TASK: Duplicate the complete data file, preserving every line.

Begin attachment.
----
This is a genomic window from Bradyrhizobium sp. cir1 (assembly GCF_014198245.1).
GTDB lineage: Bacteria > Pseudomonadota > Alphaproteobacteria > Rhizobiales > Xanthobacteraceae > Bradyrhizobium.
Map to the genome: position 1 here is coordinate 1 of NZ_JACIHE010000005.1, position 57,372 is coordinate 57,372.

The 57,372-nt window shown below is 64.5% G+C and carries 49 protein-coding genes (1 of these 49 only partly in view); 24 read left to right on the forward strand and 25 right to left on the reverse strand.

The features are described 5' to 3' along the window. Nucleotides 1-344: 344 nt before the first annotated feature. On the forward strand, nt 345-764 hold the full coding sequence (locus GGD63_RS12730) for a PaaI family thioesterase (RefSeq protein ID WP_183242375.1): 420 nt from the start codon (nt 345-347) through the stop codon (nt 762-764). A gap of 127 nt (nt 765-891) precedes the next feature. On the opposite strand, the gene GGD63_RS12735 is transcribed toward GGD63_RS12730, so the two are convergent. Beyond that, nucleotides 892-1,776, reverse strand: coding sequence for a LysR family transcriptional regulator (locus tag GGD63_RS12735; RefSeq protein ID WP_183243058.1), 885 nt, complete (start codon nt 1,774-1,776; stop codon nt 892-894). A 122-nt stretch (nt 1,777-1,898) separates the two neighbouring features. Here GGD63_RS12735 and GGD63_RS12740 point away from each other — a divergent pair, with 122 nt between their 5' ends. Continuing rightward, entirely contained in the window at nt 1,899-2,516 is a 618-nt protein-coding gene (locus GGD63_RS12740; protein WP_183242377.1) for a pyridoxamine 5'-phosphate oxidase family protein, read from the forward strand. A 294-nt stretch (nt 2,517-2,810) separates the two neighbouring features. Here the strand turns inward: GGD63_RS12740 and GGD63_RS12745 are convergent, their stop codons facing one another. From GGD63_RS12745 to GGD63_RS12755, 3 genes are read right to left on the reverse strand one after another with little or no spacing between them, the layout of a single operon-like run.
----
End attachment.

This is a genomic window from Bradyrhizobium sp. cir1 (assembly GCF_014198245.1).
GTDB lineage: Bacteria > Pseudomonadota > Alphaproteobacteria > Rhizobiales > Xanthobacteraceae > Bradyrhizobium.
Map to the genome: position 1 here is coordinate 1 of NZ_JACIHE010000005.1, position 57,372 is coordinate 57,372.

The 57,372-nt window shown below is 64.5% G+C and carries 49 protein-coding genes (1 of these 49 only partly in view); 24 read left to right on the forward strand and 25 right to left on the reverse strand.

The features are described 5' to 3' along the window. Nucleotides 1-344: 344 nt before the first annotated feature. On the forward strand, nt 345-764 hold the full coding sequence (locus GGD63_RS12730) for a PaaI family thioesterase (RefSeq protein ID WP_183242375.1): 420 nt from the start codon (nt 345-347) through the stop codon (nt 762-764). A gap of 127 nt (nt 765-891) precedes the next feature. On the opposite strand, the gene GGD63_RS12735 is transcribed toward GGD63_RS12730, so the two are convergent. Beyond that, nucleotides 892-1,776, reverse strand: coding sequence for a LysR family transcriptional regulator (locus tag GGD63_RS12735; RefSeq protein ID WP_183243058.1), 885 nt, complete (start codon nt 1,774-1,776; stop codon nt 892-894). A 122-nt stretch (nt 1,777-1,898) separates the two neighbouring features. Here GGD63_RS12735 and GGD63_RS12740 point away from each other — a divergent pair, with 122 nt between their 5' ends. Continuing rightward, entirely contained in the window at nt 1,899-2,516 is a 618-nt protein-coding gene (locus GGD63_RS12740; protein WP_183242377.1) for a pyridoxamine 5'-phosphate oxidase family protein, read from the forward strand. A 294-nt stretch (nt 2,517-2,810) separates the two neighbouring features. Here the strand turns inward: GGD63_RS12740 and GGD63_RS12745 are convergent, their stop codons facing one another. From GGD63_RS12745 to GGD63_RS12755, 3 genes are read right to left on the reverse strand one after another with little or no spacing between them, the layout of a single operon-like run.